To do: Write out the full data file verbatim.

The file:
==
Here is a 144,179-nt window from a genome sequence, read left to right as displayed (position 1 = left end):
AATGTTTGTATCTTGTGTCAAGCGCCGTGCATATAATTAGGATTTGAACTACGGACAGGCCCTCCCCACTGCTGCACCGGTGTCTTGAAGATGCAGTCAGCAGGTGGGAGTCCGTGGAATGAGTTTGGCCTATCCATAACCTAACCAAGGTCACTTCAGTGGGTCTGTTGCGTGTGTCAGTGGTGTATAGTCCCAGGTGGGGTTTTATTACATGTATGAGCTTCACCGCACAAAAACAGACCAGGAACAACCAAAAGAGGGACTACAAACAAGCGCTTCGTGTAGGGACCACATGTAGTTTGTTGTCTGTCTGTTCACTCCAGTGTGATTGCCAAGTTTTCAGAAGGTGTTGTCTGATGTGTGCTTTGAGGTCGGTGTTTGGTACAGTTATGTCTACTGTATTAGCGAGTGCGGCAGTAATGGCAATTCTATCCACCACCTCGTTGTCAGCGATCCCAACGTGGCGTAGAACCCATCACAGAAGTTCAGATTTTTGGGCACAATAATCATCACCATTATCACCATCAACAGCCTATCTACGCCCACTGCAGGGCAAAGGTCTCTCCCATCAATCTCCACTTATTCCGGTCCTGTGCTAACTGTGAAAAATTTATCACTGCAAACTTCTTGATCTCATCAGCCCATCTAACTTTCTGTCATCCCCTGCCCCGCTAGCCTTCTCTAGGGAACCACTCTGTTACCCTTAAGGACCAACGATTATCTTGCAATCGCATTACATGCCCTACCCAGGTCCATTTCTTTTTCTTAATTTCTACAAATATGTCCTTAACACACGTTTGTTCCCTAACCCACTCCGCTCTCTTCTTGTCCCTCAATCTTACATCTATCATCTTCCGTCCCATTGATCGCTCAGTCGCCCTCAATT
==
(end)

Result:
Here is a 144,179-nt window from a genome sequence, read left to right as displayed (position 1 = left end):
AATGTTTGTATCTTGTGTCAAGCGCCGTGCATATAATTAGGATTTGAACTACGGACAGGCCCTCCCCACTGCTGCACCGGTGTCTTGAAGATGCAGTCAGCAGGTGGGAGTCCGTGGAATGAGTTTGGCCTATCCATAACCTAACCAAGGTCACTTCAGTGGGTCTGTTGCGTGTGTCAGTGGTGTATAGTCCCAGGTGGGGTTTTATTACATGTATGAGCTTCACCGCACAAAAACAGACCAGGAACAACCAAAAGAGGGACTACAAACAAGCGCTTCGTGTAGGGACCACATGTAGTTTGTTGTCTGTCTGTTCACTCCAGTGTGATTGCCAAGTTTTCAGAAGGTGTTGTCTGATGTGTGCTTTGAGGTCGGTGTTTGGTACAGTTATGTCTACTGTATTAGCGAGTGCGGCAGTAATGGCAATTCTATCCACCACCTCGTTGTCAGCGATCCCAACGTGGCGTAGAACCCATCACAGAAGTTCAGATTTTTGGGCACAATAATCATCACCATTATCACCATCAACAGCCTATCTACGCCCACTGCAGGGCAAAGGTCTCTCCCATCAATCTCCACTTATTCCGGTCCTGTGCTAACTGTGAAAAATTTATCACTGCAAACTTCTTGATCTCATCAGCCCATCTAACTTTCTGTCATCCCCTGCCCCGCTAGCCTTCTCTAGGGAACCACTCTGTTACCCTTAAGGACCAACGATTATCTTGCAATCGCATTACATGCCCTACCCAGGTCCATTTCTTTTTCTTAATTTCTACAAATATGTCCTTAACACACGTTTGTTCCCTAACCCACTCCGCTCTCTTCTTGTCCCTCAATCTTACATCTATCATCTTCCGTCCCATTGATCGCTCAGTCGCCCTCAATT